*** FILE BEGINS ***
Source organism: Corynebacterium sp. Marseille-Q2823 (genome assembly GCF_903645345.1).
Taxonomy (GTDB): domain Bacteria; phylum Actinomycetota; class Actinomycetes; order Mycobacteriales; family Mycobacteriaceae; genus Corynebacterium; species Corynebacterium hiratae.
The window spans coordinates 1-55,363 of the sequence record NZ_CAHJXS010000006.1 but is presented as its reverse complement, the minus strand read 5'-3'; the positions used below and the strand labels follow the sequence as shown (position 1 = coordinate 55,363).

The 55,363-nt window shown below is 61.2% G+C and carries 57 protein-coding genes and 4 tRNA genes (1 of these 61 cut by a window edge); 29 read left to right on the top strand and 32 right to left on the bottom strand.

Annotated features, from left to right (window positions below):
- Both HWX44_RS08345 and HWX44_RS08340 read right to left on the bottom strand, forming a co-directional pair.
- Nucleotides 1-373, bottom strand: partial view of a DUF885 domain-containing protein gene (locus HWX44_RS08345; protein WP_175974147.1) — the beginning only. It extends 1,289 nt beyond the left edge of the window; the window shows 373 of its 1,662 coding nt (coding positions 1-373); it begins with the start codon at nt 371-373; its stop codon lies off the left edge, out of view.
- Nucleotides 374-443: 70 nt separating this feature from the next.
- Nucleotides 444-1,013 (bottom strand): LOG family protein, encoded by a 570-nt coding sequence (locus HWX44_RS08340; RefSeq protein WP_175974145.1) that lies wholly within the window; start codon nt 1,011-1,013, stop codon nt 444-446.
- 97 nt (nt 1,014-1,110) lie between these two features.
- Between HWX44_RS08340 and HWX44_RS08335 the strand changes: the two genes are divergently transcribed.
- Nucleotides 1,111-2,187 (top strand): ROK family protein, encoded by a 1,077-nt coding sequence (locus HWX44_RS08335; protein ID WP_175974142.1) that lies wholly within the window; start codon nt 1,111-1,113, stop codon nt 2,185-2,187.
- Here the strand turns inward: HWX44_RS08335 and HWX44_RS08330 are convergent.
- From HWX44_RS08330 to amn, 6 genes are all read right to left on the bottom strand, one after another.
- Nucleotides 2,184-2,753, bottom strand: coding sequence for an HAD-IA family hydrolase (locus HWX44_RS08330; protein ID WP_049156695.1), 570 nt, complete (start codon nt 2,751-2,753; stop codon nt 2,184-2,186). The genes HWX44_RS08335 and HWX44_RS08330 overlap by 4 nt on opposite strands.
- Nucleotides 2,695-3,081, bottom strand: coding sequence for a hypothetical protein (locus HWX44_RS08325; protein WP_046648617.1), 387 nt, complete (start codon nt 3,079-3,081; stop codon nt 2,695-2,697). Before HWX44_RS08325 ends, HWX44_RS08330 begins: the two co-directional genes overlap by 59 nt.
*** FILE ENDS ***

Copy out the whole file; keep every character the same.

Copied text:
Source organism: Corynebacterium sp. Marseille-Q2823 (genome assembly GCF_903645345.1).
Taxonomy (GTDB): domain Bacteria; phylum Actinomycetota; class Actinomycetes; order Mycobacteriales; family Mycobacteriaceae; genus Corynebacterium; species Corynebacterium hiratae.
The window spans coordinates 1-55,363 of the sequence record NZ_CAHJXS010000006.1 but is presented as its reverse complement, the minus strand read 5'-3'; the positions used below and the strand labels follow the sequence as shown (position 1 = coordinate 55,363).

The 55,363-nt window shown below is 61.2% G+C and carries 57 protein-coding genes and 4 tRNA genes (1 of these 61 cut by a window edge); 29 read left to right on the top strand and 32 right to left on the bottom strand.

Annotated features, from left to right (window positions below):
- Both HWX44_RS08345 and HWX44_RS08340 read right to left on the bottom strand, forming a co-directional pair.
- Nucleotides 1-373, bottom strand: partial view of a DUF885 domain-containing protein gene (locus HWX44_RS08345; protein WP_175974147.1) — the beginning only. It extends 1,289 nt beyond the left edge of the window; the window shows 373 of its 1,662 coding nt (coding positions 1-373); it begins with the start codon at nt 371-373; its stop codon lies off the left edge, out of view.
- Nucleotides 374-443: 70 nt separating this feature from the next.
- Nucleotides 444-1,013 (bottom strand): LOG family protein, encoded by a 570-nt coding sequence (locus HWX44_RS08340; RefSeq protein WP_175974145.1) that lies wholly within the window; start codon nt 1,011-1,013, stop codon nt 444-446.
- 97 nt (nt 1,014-1,110) lie between these two features.
- Between HWX44_RS08340 and HWX44_RS08335 the strand changes: the two genes are divergently transcribed.
- Nucleotides 1,111-2,187 (top strand): ROK family protein, encoded by a 1,077-nt coding sequence (locus HWX44_RS08335; protein ID WP_175974142.1) that lies wholly within the window; start codon nt 1,111-1,113, stop codon nt 2,185-2,187.
- Here the strand turns inward: HWX44_RS08335 and HWX44_RS08330 are convergent.
- From HWX44_RS08330 to amn, 6 genes are all read right to left on the bottom strand, one after another.
- Nucleotides 2,184-2,753, bottom strand: coding sequence for an HAD-IA family hydrolase (locus HWX44_RS08330; protein ID WP_049156695.1), 570 nt, complete (start codon nt 2,751-2,753; stop codon nt 2,184-2,186). The genes HWX44_RS08335 and HWX44_RS08330 overlap by 4 nt on opposite strands.
- Nucleotides 2,695-3,081, bottom strand: coding sequence for a hypothetical protein (locus HWX44_RS08325; protein WP_046648617.1), 387 nt, complete (start codon nt 3,079-3,081; stop codon nt 2,695-2,697). Before HWX44_RS08325 ends, HWX44_RS08330 begins: the two co-directional genes overlap by 59 nt.